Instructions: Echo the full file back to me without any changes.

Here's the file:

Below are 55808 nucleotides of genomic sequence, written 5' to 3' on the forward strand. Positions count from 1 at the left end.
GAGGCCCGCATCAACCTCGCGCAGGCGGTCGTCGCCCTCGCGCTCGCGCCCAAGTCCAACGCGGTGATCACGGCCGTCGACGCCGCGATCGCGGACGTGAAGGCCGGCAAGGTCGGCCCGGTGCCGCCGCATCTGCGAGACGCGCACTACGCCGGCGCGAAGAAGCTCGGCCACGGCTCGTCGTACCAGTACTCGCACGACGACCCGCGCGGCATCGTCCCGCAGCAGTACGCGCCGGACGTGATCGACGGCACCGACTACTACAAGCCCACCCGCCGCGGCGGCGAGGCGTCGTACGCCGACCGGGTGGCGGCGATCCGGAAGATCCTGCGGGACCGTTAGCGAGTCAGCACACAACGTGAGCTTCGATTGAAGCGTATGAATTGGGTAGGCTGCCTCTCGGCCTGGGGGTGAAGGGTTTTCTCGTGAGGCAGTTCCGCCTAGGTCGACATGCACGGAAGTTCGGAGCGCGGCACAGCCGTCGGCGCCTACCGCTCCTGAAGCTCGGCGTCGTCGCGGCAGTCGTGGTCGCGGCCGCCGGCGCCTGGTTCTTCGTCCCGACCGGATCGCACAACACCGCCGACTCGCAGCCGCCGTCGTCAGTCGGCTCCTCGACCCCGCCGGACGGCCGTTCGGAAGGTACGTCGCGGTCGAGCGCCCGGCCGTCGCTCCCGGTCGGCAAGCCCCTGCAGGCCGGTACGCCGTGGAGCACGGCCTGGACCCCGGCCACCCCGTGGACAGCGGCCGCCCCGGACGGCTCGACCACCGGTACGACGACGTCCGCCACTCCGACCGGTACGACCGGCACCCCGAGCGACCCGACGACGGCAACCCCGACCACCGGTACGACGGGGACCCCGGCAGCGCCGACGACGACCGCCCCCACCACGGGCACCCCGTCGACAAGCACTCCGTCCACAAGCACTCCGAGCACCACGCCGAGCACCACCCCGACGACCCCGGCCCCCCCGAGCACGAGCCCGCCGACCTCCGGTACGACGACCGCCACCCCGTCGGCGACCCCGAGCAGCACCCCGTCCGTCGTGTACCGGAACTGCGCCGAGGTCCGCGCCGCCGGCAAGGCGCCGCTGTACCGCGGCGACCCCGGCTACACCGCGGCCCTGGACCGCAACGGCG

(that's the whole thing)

Below are 55808 nucleotides of genomic sequence, written 5' to 3' on the forward strand. Positions count from 1 at the left end.
GAGGCCCGCATCAACCTCGCGCAGGCGGTCGTCGCCCTCGCGCTCGCGCCCAAGTCCAACGCGGTGATCACGGCCGTCGACGCCGCGATCGCGGACGTGAAGGCCGGCAAGGTCGGCCCGGTGCCGCCGCATCTGCGAGACGCGCACTACGCCGGCGCGAAGAAGCTCGGCCACGGCTCGTCGTACCAGTACTCGCACGACGACCCGCGCGGCATCGTCCCGCAGCAGTACGCGCCGGACGTGATCGACGGCACCGACTACTACAAGCCCACCCGCCGCGGCGGCGAGGCGTCGTACGCCGACCGGGTGGCGGCGATCCGGAAGATCCTGCGGGACCGTTAGCGAGTCAGCACACAACGTGAGCTTCGATTGAAGCGTATGAATTGGGTAGGCTGCCTCTCGGCCTGGGGGTGAAGGGTTTTCTCGTGAGGCAGTTCCGCCTAGGTCGACATGCACGGAAGTTCGGAGCGCGGCACAGCCGTCGGCGCCTACCGCTCCTGAAGCTCGGCGTCGTCGCGGCAGTCGTGGTCGCGGCCGCCGGCGCCTGGTTCTTCGTCCCGACCGGATCGCACAACACCGCCGACTCGCAGCCGCCGTCGTCAGTCGGCTCCTCGACCCCGCCGGACGGCCGTTCGGAAGGTACGTCGCGGTCGAGCGCCCGGCCGTCGCTCCCGGTCGGCAAGCCCCTGCAGGCCGGTACGCCGTGGAGCACGGCCTGGACCCCGGCCACCCCGTGGACAGCGGCCGCCCCGGACGGCTCGACCACCGGTACGACGACGTCCGCCACTCCGACCGGTACGACCGGCACCCCGAGCGACCCGACGACGGCAACCCCGACCACCGGTACGACGGGGACCCCGGCAGCGCCGACGACGACCGCCCCCACCACGGGCACCCCGTCGACAAGCACTCCGTCCACAAGCACTCCGAGCACCACGCCGAGCACCACCCCGACGACCCCGGCCCCCCCGAGCACGAGCCCGCCGACCTCCGGTACGACGACCGCCACCCCGTCGGCGACCCCGAGCAGCACCCCGTCCGTCGTGTACCGGAACTGCGCCGAGGTCCGCGCCGCCGGCAAGGCGCCGCTGTACCGCGGCGACCCCGGCTACACCGCGGCCCTGGACCGCAACGGCG